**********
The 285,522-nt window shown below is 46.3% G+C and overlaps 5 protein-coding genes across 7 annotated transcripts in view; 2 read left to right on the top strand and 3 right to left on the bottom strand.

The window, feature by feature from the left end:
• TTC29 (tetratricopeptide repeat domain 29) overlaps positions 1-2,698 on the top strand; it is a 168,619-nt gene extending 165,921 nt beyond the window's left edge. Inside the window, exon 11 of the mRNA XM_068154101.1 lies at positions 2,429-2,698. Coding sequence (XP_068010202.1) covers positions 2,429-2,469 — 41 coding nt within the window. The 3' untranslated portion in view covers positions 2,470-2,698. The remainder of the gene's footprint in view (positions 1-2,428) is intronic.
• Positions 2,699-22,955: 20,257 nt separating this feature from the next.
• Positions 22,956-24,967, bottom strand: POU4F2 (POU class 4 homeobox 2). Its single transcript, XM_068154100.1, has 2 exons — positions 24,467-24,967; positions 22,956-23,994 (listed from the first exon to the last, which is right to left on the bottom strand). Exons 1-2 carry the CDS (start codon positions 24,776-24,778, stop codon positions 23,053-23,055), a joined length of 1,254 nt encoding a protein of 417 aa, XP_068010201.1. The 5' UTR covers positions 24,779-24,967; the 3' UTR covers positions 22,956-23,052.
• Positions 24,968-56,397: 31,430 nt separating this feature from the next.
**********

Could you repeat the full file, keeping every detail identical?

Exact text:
The 285,522-nt window shown below is 46.3% G+C and overlaps 5 protein-coding genes across 7 annotated transcripts in view; 2 read left to right on the top strand and 3 right to left on the bottom strand.

The window, feature by feature from the left end:
• TTC29 (tetratricopeptide repeat domain 29) overlaps positions 1-2,698 on the top strand; it is a 168,619-nt gene extending 165,921 nt beyond the window's left edge. Inside the window, exon 11 of the mRNA XM_068154101.1 lies at positions 2,429-2,698. Coding sequence (XP_068010202.1) covers positions 2,429-2,469 — 41 coding nt within the window. The 3' untranslated portion in view covers positions 2,470-2,698. The remainder of the gene's footprint in view (positions 1-2,428) is intronic.
• Positions 2,699-22,955: 20,257 nt separating this feature from the next.
• Positions 22,956-24,967, bottom strand: POU4F2 (POU class 4 homeobox 2). Its single transcript, XM_068154100.1, has 2 exons — positions 24,467-24,967; positions 22,956-23,994 (listed from the first exon to the last, which is right to left on the bottom strand). Exons 1-2 carry the CDS (start codon positions 24,776-24,778, stop codon positions 23,053-23,055), a joined length of 1,254 nt encoding a protein of 417 aa, XP_068010201.1. The 5' UTR covers positions 24,779-24,967; the 3' UTR covers positions 22,956-23,052.
• Positions 24,968-56,397: 31,430 nt separating this feature from the next.